Clinical Implications:  Isolated balance training was effective at reducing the risk of ankle sprain injuries by 36%.  However, isolated balance training was NOT effective at reducing the risk of knee injuries.

Multi-intervention training programs were effective in reducing the risk of lower limb injuries by 39%, the risk of acute knee injuries by 54%, and the risk of ankle sprain injuries by 50%.  Thus, it appears that multi-intervention (integrated training) injury prevention programs provide the best method at preventing a variety of lower extremity injuries in young, athletic individuals.

The multi-intervention training programs involved a variety of exercises, such as: static stretching, strengthening, plyometrics, agility drills, balance training, movement technique training, and core stability.  The time needed to complete the multi-intervention training programs ranged from 10 minutes to 30 minutes.  Most of the the multi-intervention training programs were performed as part of a pre-practice warm up during the pre-season and in-season scheduleIt appears that all of the programs were performed in a team setting and programs were not individualized for the participants.  Thus, the use of a “one size fits all” type of injury prevention program incorporating multiple types of exercises is effective at reducing lower limb, knee, and ankle injuries.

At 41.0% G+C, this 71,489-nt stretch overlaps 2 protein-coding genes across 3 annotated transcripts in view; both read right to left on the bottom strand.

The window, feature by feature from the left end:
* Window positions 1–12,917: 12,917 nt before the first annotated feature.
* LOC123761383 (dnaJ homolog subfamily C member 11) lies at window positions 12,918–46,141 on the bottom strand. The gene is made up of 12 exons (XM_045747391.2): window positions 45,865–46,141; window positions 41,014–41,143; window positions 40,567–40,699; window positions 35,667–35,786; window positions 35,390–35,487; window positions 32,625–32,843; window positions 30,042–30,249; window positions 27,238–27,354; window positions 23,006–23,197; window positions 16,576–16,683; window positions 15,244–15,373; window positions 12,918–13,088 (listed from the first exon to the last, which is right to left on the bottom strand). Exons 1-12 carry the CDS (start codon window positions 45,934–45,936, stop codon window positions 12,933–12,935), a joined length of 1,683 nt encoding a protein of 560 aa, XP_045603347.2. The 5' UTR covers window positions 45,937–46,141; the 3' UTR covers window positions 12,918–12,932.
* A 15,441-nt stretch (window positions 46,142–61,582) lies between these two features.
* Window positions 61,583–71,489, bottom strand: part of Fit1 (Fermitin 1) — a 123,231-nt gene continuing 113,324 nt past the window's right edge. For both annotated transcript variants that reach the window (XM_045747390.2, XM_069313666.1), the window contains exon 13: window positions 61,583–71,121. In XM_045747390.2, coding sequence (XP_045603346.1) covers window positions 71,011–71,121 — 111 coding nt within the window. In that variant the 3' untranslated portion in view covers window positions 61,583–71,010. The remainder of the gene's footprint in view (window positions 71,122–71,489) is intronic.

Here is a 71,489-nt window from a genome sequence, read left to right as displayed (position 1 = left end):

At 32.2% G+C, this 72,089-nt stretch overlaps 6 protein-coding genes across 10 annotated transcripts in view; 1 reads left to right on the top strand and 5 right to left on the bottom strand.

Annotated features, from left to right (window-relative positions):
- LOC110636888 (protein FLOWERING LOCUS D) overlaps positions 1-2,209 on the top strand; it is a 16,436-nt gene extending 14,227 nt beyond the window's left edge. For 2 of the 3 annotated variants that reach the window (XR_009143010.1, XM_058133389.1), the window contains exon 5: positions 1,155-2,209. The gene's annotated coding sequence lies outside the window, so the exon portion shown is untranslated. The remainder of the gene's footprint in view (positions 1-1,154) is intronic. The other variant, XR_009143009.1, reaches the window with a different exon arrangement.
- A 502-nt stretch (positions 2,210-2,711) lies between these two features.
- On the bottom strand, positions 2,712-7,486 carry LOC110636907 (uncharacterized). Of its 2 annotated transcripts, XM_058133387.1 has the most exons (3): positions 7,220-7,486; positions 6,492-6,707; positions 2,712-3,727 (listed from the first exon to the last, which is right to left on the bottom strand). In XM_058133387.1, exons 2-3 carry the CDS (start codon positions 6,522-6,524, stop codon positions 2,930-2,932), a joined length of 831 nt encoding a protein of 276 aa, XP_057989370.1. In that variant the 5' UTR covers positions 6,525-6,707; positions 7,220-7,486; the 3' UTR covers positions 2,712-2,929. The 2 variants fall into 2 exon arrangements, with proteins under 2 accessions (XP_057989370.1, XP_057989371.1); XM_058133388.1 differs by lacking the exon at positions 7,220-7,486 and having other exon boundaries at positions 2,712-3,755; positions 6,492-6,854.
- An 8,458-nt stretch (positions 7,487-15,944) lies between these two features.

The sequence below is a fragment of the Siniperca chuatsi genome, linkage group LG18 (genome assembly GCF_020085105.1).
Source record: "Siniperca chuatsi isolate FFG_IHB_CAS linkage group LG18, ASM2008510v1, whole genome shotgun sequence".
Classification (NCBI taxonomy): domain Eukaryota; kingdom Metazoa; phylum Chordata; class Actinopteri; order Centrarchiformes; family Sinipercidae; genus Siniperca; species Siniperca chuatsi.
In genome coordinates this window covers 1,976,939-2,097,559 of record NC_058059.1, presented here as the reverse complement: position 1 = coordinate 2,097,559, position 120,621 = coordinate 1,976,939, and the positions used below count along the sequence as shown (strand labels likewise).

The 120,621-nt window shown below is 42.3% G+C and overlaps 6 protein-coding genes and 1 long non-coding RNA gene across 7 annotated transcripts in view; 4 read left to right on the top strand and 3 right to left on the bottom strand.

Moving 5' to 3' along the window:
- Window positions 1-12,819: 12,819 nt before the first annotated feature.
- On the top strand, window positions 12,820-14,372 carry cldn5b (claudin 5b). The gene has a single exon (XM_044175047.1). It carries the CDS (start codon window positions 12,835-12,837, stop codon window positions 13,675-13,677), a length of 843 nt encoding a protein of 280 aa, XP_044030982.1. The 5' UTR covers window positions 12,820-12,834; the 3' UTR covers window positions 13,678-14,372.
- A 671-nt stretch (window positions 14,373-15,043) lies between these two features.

There are many more questions that need to be answered to further improve the effectiveness of injury prevention programs. However, this systematic literature review provides solid evidence the injury rates can be decreased by implementing a multi-intervention injury prevention program as part of the pre-season and in-season conditioning programs.